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Assuming 1432195178668.32 was the last value in Q4 2018 you got, just calculate 1432195178668.32 * (1.005) to get the 2019 Q1 Value, save the value. Then take 2019 Q1 * (1.006) to get the next value etc. Easy to do via R or Excel. Basically if you had an increase x just multiply by (1+x) where x is in decimals, so a change of -0.75 % becomes * (1 - 0.0075) ...


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Using the income approach, GDP is the sum of compensation of employees, gross operating surplus, gross mixed income, and taxes less subsidies on production and imports. Gross operating surplus includes not only corporate profits but also increases in inventory valuation. In the above example, using the income approach, the 15 sold cars will reflect under ...


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If GDP is measured (as it usually is) for a period such as a year, then number of hours worked ($h$) should be measured for the same period. Thus $h$ is dimensionless and the dimension of the right hand side is also value / time.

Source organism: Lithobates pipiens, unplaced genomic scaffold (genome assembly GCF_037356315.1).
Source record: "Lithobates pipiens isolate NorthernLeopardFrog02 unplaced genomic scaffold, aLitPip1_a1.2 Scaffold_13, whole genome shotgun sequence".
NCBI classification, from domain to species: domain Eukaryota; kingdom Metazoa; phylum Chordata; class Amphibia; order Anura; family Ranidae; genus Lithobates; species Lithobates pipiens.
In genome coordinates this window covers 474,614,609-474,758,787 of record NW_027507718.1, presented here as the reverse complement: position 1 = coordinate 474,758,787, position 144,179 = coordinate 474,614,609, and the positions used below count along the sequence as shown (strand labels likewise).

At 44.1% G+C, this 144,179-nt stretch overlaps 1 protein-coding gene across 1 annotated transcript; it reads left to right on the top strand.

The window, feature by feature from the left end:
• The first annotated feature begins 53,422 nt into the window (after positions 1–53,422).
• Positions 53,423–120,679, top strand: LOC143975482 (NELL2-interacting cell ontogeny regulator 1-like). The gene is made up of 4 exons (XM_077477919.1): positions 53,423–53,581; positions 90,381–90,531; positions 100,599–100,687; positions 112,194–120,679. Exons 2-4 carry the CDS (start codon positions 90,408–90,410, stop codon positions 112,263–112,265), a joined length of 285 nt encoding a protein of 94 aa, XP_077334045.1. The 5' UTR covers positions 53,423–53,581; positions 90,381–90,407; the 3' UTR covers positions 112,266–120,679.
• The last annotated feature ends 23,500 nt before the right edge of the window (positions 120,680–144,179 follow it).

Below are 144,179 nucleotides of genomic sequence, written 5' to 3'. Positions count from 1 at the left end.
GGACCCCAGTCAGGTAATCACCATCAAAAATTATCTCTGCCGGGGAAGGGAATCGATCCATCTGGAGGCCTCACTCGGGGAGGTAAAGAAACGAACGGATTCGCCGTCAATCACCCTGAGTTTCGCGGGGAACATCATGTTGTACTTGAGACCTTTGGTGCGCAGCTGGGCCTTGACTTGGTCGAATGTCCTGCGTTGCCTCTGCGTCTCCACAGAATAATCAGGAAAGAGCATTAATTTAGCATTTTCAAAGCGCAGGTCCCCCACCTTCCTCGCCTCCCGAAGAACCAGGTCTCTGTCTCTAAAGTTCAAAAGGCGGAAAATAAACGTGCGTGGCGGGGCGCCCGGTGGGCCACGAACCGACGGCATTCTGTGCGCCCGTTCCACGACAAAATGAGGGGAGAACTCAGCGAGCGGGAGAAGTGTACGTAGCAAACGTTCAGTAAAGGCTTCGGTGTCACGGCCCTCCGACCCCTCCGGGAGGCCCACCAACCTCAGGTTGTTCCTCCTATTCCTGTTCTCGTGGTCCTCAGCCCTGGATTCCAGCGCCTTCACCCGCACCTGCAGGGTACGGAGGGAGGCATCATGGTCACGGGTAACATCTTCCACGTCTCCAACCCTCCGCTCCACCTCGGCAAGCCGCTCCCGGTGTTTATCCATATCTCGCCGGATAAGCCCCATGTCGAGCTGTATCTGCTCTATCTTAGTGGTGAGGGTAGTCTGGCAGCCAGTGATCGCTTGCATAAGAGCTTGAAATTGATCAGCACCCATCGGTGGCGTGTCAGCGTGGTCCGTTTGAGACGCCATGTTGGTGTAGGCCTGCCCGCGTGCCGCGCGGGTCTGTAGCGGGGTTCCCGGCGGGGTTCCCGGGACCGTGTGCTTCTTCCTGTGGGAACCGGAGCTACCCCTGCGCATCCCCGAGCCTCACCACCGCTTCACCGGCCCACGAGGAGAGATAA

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The table you are looking at is a GDP expenditure measure. But this ignores the fact that services are involved in the costs of goods purchased, and that goods are involved in the cost of services purchased. For example, if you buy a cake in a supermarket, the price reflects not just the food manufacturing industry, but also agriculture, transportation, ...


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The \$9,633.9 billion figure from the BEA is just the services consumed by private households in the US. Among the goods and services consumed by private households in the US, \$9,633.9 billion comes from services while \$4,364.8 comes from goods: in other words, around 69% comes from services. But that doesn't account for private investment, government ...


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